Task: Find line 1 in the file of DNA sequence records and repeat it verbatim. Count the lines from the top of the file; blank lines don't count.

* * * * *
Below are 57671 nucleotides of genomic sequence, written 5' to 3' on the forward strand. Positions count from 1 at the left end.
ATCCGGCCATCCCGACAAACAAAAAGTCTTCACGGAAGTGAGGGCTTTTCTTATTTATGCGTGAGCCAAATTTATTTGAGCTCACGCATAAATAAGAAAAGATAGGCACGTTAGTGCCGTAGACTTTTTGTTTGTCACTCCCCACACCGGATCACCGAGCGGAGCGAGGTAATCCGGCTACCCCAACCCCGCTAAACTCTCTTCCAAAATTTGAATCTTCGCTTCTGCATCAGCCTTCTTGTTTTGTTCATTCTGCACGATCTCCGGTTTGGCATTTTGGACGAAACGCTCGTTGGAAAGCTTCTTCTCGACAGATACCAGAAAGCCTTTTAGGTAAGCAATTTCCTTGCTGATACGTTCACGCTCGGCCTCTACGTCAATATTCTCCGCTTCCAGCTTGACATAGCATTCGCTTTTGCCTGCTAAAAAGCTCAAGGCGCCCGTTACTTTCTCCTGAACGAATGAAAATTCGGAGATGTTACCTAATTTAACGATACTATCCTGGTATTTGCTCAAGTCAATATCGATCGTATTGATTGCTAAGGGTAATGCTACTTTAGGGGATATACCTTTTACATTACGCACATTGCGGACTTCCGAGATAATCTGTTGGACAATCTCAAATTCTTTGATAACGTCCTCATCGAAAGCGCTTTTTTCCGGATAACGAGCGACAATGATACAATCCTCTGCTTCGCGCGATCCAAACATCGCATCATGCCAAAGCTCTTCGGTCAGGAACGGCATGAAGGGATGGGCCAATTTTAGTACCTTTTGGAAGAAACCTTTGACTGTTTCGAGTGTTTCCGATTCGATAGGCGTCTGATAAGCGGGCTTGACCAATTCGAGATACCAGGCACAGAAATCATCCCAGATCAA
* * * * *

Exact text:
Below are 57671 nucleotides of genomic sequence, written 5' to 3' on the forward strand. Positions count from 1 at the left end.